I’ve had bad things to say about the Murphy campaign in recent days, and I confess I wasn’t prepared for what I saw on Sunday morning. After a slightly wobbly first 15 minutes, Chris Murphy turned the debate utterly to his own advantage, won nearly every exchange and fanned the flame of the most significant suspicion about Linda McMahon: that when you take away the expensive media campaign she still doesn’t know her way around public policy, because she only started caring about it a few years ago.
Before I say anything else, hats off to Dennis House and his panel. This was everything Denver wasn’t in terms of structure and accountability. Angela Diaz deserves some special credit for digging in and pressing when her questions weren’t answered.
Murphy deserves a lot of credit for being everything Obama wasn’t in Denver. Some of the same issues came up, and Murphy framed them energetically and explained some of his criticisms of McMahon without turning wonky.
McMahon was surprisingly bad. There are two ways to prepared for a debate. (1) You can really immerse yourself in the issues that and make sure you know how you want to talk about them. (2) You can memorize answers.
McMahon had pretty clearly done the latter for at least some of her preparation. She had also been coached on a particular kind of “shame on you” scolding session she needed to do, intended for future use in commercials. (She went out of her way to do two takes, just in case.) But that still left a lot subjects she just wasn’t ready for.
The debate slipped away from her exactly as she answered (or didn’t answer) a Diaz question about payroll taxes. Diaz pressed her a little more. Still no real answer. Then Murphy pounced: “That was a minute and 30 seconds of ‘I’m not going to tell you what I’m going to do if you elect me.’ ”
Murphy turned that into a refrain, noting several other occasions when McMahon either wouldn’t or couldn’t come up with specifics — especially on a Pazniokas question about poverty. Just a little debating point there. You have to debate in the moment. You have to talk about what’s happening in the debate right now. Murphy was very good at that today.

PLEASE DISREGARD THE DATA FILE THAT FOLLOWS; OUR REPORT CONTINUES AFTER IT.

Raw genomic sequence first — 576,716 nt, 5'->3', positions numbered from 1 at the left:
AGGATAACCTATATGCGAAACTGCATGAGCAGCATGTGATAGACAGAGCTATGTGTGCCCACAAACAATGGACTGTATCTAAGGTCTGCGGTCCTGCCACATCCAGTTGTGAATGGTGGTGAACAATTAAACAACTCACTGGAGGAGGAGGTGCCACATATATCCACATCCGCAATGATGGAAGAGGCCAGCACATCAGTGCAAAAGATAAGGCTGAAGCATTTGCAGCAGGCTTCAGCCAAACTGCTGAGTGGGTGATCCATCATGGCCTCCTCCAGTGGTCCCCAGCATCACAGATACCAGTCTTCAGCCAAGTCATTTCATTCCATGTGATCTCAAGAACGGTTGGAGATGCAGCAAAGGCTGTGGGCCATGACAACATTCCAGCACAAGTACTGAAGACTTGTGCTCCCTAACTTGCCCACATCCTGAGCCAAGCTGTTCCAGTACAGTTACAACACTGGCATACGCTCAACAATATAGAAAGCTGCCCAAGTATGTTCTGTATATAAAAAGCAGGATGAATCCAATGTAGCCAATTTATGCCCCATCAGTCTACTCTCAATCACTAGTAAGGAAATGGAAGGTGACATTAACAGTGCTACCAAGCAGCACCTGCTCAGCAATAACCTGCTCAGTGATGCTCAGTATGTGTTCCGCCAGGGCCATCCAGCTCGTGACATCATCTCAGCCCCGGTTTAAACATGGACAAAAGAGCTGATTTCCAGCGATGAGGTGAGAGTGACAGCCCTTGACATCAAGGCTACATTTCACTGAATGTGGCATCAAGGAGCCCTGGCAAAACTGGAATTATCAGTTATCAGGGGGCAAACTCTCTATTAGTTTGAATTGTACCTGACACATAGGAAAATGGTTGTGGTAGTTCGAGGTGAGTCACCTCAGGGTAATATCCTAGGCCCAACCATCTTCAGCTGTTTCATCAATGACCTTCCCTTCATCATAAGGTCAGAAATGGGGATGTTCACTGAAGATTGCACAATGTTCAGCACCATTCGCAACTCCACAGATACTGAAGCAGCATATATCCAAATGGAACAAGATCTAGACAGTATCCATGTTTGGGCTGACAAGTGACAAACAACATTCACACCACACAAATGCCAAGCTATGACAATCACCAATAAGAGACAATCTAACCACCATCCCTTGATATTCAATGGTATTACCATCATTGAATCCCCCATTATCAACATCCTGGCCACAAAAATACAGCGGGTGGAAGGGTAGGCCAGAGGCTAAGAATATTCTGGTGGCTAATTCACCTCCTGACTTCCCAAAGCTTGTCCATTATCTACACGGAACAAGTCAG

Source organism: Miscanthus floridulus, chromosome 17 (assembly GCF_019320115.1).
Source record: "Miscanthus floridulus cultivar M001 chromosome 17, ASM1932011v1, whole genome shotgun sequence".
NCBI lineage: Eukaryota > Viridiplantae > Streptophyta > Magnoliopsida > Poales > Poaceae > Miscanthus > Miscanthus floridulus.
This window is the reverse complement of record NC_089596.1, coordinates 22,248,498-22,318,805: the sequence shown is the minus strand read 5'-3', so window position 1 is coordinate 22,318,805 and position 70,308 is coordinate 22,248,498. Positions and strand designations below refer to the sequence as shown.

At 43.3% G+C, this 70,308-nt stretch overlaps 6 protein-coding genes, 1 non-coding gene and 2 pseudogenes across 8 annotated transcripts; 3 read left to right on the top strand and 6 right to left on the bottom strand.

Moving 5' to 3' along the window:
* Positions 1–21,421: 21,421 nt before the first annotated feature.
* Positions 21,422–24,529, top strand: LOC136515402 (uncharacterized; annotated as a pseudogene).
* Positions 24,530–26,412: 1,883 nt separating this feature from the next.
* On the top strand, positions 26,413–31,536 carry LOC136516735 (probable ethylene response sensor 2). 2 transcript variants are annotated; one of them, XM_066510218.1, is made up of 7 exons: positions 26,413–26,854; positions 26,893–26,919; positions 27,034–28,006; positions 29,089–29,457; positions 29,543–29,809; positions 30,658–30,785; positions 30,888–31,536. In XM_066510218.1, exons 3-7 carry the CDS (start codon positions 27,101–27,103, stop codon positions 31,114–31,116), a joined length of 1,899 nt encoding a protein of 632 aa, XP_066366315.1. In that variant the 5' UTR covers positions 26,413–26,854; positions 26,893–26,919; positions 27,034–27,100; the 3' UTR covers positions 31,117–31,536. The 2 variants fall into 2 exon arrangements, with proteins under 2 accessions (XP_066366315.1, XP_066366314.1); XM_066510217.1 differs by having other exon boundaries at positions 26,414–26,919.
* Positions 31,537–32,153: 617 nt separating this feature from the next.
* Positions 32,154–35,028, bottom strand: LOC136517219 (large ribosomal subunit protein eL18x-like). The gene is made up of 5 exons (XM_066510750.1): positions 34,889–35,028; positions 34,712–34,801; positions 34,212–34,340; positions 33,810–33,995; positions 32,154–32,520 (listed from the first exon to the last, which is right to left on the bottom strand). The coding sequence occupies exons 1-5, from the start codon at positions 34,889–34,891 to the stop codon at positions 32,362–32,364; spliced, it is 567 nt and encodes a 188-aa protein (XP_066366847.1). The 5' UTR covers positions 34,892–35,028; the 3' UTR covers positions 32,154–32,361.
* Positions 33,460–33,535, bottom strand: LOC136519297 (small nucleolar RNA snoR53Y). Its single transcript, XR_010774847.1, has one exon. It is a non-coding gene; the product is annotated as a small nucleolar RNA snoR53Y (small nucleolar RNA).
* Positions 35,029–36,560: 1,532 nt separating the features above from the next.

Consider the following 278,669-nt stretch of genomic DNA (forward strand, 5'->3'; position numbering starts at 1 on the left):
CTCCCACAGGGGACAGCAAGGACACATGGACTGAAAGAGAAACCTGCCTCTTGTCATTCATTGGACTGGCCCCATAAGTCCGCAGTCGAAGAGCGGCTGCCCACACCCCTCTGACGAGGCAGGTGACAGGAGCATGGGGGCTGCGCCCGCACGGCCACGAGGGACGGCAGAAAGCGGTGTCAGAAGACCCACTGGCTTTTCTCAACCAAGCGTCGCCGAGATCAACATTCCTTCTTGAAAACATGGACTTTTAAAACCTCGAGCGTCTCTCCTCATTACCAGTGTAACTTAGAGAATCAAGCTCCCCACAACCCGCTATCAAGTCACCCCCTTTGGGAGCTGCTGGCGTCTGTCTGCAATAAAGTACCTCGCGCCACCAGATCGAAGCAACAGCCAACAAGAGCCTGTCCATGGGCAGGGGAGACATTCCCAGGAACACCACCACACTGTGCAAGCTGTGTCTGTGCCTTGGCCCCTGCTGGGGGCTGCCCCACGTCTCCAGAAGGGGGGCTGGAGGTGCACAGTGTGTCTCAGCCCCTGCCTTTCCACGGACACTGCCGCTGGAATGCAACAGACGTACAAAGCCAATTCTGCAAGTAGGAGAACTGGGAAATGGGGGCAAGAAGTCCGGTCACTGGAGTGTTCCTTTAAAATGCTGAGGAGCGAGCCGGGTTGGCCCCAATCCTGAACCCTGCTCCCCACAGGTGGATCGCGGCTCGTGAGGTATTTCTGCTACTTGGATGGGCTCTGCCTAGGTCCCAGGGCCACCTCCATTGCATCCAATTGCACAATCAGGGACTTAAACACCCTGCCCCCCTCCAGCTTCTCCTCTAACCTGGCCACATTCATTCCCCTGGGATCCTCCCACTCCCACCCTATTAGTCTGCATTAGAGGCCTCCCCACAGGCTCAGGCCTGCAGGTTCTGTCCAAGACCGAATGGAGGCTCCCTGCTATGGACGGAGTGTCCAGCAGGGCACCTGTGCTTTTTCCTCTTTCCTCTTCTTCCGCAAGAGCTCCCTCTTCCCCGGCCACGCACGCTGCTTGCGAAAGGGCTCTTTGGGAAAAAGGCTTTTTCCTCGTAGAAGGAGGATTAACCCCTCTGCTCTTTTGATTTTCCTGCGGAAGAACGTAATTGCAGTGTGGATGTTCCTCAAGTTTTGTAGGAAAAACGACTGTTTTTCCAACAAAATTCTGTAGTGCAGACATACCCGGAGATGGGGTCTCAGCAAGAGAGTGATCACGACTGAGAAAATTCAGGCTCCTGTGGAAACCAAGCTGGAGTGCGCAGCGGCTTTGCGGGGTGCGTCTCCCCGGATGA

McMahon never quite recovered. Even so, nothing really explains her astonishing moment of blankness when asked about same-sex marriage. She stumbled through an answer in which she affirmed her support for “America’s same sex marriage law.” There is, of course, no such thing, unless she means DOMA, which is sort of the opposite. And then she just stopped, with probably more than a minute left on her clock. Nobody does that. If you’ve got a short answer, you pivot and talk about something loosely related with your remaining time. She seemed inexplicably rattled by this benign, predictable and routine question. (This is what happens when you spend your whole campaign dodging the press. You turn into the kind of candidate who can’t improvise.)
As the issue-based battles started slipping away from her, McMahon upped the ante on the personal attacks. If you’re a little tired of the way this campaign has been almost exclusively about attacks on character and very little about the issues, let the word go forth that McMahon was far more reliant on this strategy than was Murphy on Sunday. Paradoxically, late in the debate she unsheathed a new kind of negative rhetoric, claiming that Murphy had expected a coronation and instead found himself in a tough campaign with a serious woman. The paradox: never before in this campaign had she seemed less like a serious woman. She seemed like a silly woman who had attempted to substitute recent study sessions for the years of immersion one might expect an aspiring senator to have had. Even in her summation, when most candidates return to their biggest themes, she used the time to peck at Murphy about a supposed sweetheart mortgage.
It was instead Murphy who seemed, for the first time in this campaign, like a serious, plausibly senatorial, fully prepared politician. Where has this guy been?
There are of course more debates yet to come, and things may change. Memo to Murphy: She keeps harping on the idea that she has “a plan.” I’d question that. In fact, it often seems that a plan is precisely what she does not have, if we can agree that a plan explains how you can make good on your promises. She has a long list of promises, not so much by way of plan. So you say: “When I tell my kids we’re going to Disneyworld, that’s a promise. When my wife and I sit down and figure our how we’re gonna pay for it, that’s a plan.”